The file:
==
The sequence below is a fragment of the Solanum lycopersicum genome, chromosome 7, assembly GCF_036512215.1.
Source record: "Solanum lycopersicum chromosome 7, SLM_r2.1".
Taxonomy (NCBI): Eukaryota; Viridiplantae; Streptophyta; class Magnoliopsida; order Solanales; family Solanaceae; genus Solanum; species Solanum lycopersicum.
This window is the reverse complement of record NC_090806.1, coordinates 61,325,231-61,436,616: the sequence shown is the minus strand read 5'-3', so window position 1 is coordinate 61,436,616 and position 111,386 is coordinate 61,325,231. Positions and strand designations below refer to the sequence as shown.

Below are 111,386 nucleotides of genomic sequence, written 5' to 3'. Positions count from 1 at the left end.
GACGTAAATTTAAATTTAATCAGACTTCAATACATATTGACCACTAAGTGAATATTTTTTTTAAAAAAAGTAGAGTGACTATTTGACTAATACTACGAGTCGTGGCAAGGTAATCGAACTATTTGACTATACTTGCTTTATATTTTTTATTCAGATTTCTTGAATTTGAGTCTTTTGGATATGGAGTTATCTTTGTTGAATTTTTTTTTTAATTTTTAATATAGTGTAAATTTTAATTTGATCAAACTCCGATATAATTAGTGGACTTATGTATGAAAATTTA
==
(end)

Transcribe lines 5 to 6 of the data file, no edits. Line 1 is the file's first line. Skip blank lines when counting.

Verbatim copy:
Below are 111,386 nucleotides of genomic sequence, written 5' to 3'. Positions count from 1 at the left end.
GACGTAAATTTAAATTTAATCAGACTTCAATACATATTGACCACTAAGTGAATATTTTTTTTAAAAAAAGTAGAGTGACTATTTGACTAATACTACGAGTCGTGGCAAGGTAATCGAACTATTTGACTATACTTGCTTTATATTTTTTATTCAGATTTCTTGAATTTGAGTCTTTTGGATATGGAGTTATCTTTGTTGAATTTTTTTTTTAATTTTTAATATAGTGTAAATTTTAATTTGATCAAACTCCGATATAATTAGTGGACTTATGTATGAAAATTTA